The festival was based at London's Forest City Gallery, and its range is amply documented in several multi-CD sets recorded there, especially in the late-night "Interplay" jam sessions. But after three years, Portis says, "My sense was that the festival had exhausted its possibilities in London, as we were all fatigued and the audience had reached a plateau."
When the New York offer came last winter, Portis -- who has lived in New York state since 1997 -- jumped at it. "And it appealed to the Spasm Band because they have so much conviction in what they have been doing for the past 36 years. They have something to prove, and not much time left to prove it."
That's why, on the weekend, musicians such as Ranaldo, McPhee and Moore, the noise collective Borbetomagus, pianist Cooper-Moore as well as Toronto's long-running improvisational group CCMC (artist Michael Snow, sound poet Paul Dutton and composer John Oswald) were shaking Tonic's rafters. Sadly, the Japanese artists cancelled out in the wake of the World Trade Center bombing.
"The Japanese artists bring a different mindset to performance, more meditative and mindful of general spirit," says Portis. "This was the principal reason for their withdrawal -- a celebration of their art would be anathema at present."
One wonders if anyone else feels that way. Is a festival of chaotic noise, usually considered confrontational and abrasive, what New Yorkers need to hear right now?
"This is very constructive music," he says, "with an expertise in rubble, piecing together shattered musical bits, already in a state of crisis. I expect it will be effective, inclusive and attuned to what people are feeling. . . . From the outset, the Nihilist Spasm Band always mirrored geopolitical folly in personal foible -- they are more relevant than ever."
The New York festival is likely a one-time event. Boyle says he likes "the guerrilla format of reappearing in a different location each year, if that's possible. It would parallel the Internet-related internationalism of the phenomenon." And, of course, even if the festival dies, the Spasm Band won't be affected.
"The band will go on until there is no one left to play," says Pratten. "Every Monday night."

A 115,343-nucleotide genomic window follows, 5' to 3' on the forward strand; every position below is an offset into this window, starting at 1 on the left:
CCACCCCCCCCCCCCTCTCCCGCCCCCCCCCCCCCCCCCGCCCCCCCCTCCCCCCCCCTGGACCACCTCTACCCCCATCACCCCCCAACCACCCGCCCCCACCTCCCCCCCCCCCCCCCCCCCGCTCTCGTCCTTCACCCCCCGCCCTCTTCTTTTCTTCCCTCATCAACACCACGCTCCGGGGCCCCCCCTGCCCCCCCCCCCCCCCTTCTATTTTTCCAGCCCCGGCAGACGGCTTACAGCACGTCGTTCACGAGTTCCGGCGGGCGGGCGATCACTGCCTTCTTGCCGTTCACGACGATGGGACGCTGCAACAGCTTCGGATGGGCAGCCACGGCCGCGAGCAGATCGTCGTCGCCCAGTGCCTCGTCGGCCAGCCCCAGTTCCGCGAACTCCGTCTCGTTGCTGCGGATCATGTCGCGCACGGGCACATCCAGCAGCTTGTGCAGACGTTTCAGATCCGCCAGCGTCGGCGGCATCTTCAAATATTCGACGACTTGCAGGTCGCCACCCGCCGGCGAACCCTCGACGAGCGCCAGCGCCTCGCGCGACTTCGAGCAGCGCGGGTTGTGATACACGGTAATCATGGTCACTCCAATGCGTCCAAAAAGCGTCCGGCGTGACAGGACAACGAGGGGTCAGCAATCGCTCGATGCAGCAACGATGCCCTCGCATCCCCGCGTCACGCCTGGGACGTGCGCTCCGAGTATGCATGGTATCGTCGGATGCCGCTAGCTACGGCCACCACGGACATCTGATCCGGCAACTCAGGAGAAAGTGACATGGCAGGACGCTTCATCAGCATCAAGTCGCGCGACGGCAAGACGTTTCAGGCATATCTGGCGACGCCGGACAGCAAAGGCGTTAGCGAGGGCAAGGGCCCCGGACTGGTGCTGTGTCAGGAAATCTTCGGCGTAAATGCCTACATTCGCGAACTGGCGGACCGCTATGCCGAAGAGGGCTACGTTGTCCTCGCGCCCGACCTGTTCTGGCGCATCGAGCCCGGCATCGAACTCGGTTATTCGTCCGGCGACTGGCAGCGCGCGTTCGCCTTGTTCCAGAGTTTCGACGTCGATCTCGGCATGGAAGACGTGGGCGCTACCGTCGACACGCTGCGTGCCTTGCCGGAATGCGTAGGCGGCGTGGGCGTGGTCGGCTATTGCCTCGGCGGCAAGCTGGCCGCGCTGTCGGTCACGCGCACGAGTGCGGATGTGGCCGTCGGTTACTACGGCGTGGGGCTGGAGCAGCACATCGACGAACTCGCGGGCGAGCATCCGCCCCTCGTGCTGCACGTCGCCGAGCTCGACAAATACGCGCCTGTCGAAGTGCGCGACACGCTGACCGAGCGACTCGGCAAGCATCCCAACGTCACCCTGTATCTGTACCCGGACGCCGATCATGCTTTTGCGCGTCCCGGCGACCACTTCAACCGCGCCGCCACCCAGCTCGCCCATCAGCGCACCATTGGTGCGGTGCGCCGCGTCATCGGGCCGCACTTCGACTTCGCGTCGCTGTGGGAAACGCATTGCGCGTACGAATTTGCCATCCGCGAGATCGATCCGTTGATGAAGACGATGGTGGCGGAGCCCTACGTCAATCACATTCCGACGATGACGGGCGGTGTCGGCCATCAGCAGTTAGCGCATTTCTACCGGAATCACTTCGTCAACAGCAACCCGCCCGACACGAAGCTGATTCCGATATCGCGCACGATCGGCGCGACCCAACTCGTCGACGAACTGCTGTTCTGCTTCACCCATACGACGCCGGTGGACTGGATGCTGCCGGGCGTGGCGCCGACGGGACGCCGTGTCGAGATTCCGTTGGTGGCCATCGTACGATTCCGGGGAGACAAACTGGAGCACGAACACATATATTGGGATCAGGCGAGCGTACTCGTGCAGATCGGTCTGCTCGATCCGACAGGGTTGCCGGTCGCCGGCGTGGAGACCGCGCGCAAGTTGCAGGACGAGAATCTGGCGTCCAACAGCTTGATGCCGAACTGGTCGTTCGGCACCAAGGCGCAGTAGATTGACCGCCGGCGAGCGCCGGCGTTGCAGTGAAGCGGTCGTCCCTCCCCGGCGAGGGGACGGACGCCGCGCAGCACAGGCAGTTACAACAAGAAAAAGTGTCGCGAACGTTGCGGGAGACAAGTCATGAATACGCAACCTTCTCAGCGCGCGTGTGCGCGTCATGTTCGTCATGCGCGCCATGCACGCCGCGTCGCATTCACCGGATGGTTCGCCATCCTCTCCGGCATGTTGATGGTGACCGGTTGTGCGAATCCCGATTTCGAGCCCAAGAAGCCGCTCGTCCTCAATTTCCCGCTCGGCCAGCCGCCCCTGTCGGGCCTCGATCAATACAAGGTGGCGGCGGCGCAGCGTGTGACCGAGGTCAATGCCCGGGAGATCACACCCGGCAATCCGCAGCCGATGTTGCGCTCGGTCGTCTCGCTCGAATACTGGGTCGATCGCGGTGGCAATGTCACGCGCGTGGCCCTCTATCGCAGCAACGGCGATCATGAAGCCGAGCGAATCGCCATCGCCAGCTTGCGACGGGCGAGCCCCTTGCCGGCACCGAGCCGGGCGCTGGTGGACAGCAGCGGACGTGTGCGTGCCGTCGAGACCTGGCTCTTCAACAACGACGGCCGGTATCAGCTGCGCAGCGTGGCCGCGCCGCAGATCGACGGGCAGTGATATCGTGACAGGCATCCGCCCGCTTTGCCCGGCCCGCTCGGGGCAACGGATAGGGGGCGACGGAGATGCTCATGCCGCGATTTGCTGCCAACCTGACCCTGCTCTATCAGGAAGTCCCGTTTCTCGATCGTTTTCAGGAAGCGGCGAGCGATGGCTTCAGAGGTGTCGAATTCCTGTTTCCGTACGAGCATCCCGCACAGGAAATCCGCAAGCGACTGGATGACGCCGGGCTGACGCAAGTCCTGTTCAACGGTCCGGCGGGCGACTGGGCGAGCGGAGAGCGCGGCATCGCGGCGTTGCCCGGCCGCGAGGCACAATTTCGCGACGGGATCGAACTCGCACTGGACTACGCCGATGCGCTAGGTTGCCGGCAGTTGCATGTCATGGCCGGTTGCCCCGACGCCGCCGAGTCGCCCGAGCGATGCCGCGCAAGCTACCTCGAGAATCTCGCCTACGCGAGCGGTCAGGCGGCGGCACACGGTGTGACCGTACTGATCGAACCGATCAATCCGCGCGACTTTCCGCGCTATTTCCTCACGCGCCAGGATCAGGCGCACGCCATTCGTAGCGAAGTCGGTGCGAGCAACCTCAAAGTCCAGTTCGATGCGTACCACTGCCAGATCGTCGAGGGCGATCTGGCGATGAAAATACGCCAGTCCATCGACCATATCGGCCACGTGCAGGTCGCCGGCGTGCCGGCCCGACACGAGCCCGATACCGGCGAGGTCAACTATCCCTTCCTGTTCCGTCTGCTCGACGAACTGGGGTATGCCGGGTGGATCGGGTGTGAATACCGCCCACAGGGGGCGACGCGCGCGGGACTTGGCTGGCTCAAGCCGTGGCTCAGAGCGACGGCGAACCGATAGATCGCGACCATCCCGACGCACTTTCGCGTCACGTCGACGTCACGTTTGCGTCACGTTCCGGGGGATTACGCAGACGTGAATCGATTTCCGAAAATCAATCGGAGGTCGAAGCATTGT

* * *
Music, visual art and the shrieks that bind them
By CARL WILSON
The Globe & Mail
Sept 25, 2003
Music and visual art are estranged siblings, each wanting what the other one's got enough to stir lifelong resentment. They stirred first in the same cave, we assume, one daubing blood and fruit juice up on the stone and the other picking up a couple of rocks and knocking them to a beat; and they both eventually got sent to the same schools, groomed and jargoned up to the eyeballs and earholes into respectability.
But when they each hit that awkward 20th-century rebellious stage, music went mostly one way -- out of the concert hall and into the nightclub -- and art mostly the other -- deeper into museums and universities.
Art had mostly resolved that low culture could be absorbed into the higher spheres (once properly deconstructed), and music had mostly decided that even the most arcane theoretics could be applied to dance hits (given a snappy genre nickname).
Music is the gregarious party animal, art the wallflower with the better-appointed apartment. Not that some of music's friends aren't agoraphobes and that artists never break plates over their patrons' heads, but the general rule has reasons enough.
One of the most powerful is that visual art usually involves a singular object you stare at in studious contemplation, while even the most outlandish, room-clearing musical abomination is readily reproduced on a mass scale, and can be heard by hundreds at once, many of them inclined to bump or slam or headbang against each other.
Those facts have outmanoeuvred the contrary inclinations of pop-loving artists and obscurantist musicians again and again. Can't help the way you came out, kid. You're just big-boned.